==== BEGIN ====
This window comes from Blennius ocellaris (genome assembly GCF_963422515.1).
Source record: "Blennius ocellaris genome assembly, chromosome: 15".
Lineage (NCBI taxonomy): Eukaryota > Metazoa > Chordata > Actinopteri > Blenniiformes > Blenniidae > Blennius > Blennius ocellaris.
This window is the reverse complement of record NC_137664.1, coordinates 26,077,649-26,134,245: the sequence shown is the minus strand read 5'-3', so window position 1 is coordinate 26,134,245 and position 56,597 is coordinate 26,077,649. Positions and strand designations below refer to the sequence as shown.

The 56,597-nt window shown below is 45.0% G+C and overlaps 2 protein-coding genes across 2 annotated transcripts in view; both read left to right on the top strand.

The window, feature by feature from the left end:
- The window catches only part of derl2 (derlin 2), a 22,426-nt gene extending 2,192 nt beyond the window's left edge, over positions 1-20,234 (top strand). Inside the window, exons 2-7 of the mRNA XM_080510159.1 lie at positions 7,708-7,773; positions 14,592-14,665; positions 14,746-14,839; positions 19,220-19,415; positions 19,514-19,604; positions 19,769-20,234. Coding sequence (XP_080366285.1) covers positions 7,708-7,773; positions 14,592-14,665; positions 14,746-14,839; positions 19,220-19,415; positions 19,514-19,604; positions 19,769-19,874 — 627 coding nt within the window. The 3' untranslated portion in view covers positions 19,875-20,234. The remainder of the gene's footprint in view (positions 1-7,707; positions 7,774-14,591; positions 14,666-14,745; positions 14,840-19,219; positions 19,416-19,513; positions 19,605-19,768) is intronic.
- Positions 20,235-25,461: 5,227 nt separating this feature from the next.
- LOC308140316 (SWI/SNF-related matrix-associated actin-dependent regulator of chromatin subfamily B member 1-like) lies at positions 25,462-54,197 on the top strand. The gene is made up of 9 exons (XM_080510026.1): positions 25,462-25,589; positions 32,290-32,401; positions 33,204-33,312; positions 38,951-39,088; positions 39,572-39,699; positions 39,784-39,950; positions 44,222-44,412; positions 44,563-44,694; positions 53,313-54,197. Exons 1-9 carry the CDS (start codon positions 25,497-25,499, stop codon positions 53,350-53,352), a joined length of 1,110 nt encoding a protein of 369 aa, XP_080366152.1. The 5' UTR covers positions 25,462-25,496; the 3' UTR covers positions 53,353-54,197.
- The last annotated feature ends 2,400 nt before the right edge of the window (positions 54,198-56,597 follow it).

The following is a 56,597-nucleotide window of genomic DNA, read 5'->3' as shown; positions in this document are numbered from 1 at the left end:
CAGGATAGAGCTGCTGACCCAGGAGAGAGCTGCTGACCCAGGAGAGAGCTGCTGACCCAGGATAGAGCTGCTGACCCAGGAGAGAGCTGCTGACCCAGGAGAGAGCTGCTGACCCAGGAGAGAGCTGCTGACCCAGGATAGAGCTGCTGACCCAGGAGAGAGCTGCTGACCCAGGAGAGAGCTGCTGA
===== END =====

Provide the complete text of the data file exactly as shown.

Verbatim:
This window comes from Blennius ocellaris (genome assembly GCF_963422515.1).
Source record: "Blennius ocellaris genome assembly, chromosome: 15".
Lineage (NCBI taxonomy): Eukaryota > Metazoa > Chordata > Actinopteri > Blenniiformes > Blenniidae > Blennius > Blennius ocellaris.
This window is the reverse complement of record NC_137664.1, coordinates 26,077,649-26,134,245: the sequence shown is the minus strand read 5'-3', so window position 1 is coordinate 26,134,245 and position 56,597 is coordinate 26,077,649. Positions and strand designations below refer to the sequence as shown.

The 56,597-nt window shown below is 45.0% G+C and overlaps 2 protein-coding genes across 2 annotated transcripts in view; both read left to right on the top strand.

The window, feature by feature from the left end:
- The window catches only part of derl2 (derlin 2), a 22,426-nt gene extending 2,192 nt beyond the window's left edge, over positions 1-20,234 (top strand). Inside the window, exons 2-7 of the mRNA XM_080510159.1 lie at positions 7,708-7,773; positions 14,592-14,665; positions 14,746-14,839; positions 19,220-19,415; positions 19,514-19,604; positions 19,769-20,234. Coding sequence (XP_080366285.1) covers positions 7,708-7,773; positions 14,592-14,665; positions 14,746-14,839; positions 19,220-19,415; positions 19,514-19,604; positions 19,769-19,874 — 627 coding nt within the window. The 3' untranslated portion in view covers positions 19,875-20,234. The remainder of the gene's footprint in view (positions 1-7,707; positions 7,774-14,591; positions 14,666-14,745; positions 14,840-19,219; positions 19,416-19,513; positions 19,605-19,768) is intronic.
- Positions 20,235-25,461: 5,227 nt separating this feature from the next.
- LOC308140316 (SWI/SNF-related matrix-associated actin-dependent regulator of chromatin subfamily B member 1-like) lies at positions 25,462-54,197 on the top strand. The gene is made up of 9 exons (XM_080510026.1): positions 25,462-25,589; positions 32,290-32,401; positions 33,204-33,312; positions 38,951-39,088; positions 39,572-39,699; positions 39,784-39,950; positions 44,222-44,412; positions 44,563-44,694; positions 53,313-54,197. Exons 1-9 carry the CDS (start codon positions 25,497-25,499, stop codon positions 53,350-53,352), a joined length of 1,110 nt encoding a protein of 369 aa, XP_080366152.1. The 5' UTR covers positions 25,462-25,496; the 3' UTR covers positions 53,353-54,197.
- The last annotated feature ends 2,400 nt before the right edge of the window (positions 54,198-56,597 follow it).

The following is a 56,597-nucleotide window of genomic DNA, read 5'->3' as shown; positions in this document are numbered from 1 at the left end:
CAGGATAGAGCTGCTGACCCAGGAGAGAGCTGCTGACCCAGGAGAGAGCTGCTGACCCAGGATAGAGCTGCTGACCCAGGAGAGAGCTGCTGACCCAGGAGAGAGCTGCTGACCCAGGAGAGAGCTGCTGACCCAGGATAGAGCTGCTGACCCAGGAGAGAGCTGCTGACCCAGGAGAGAGCTGCTGA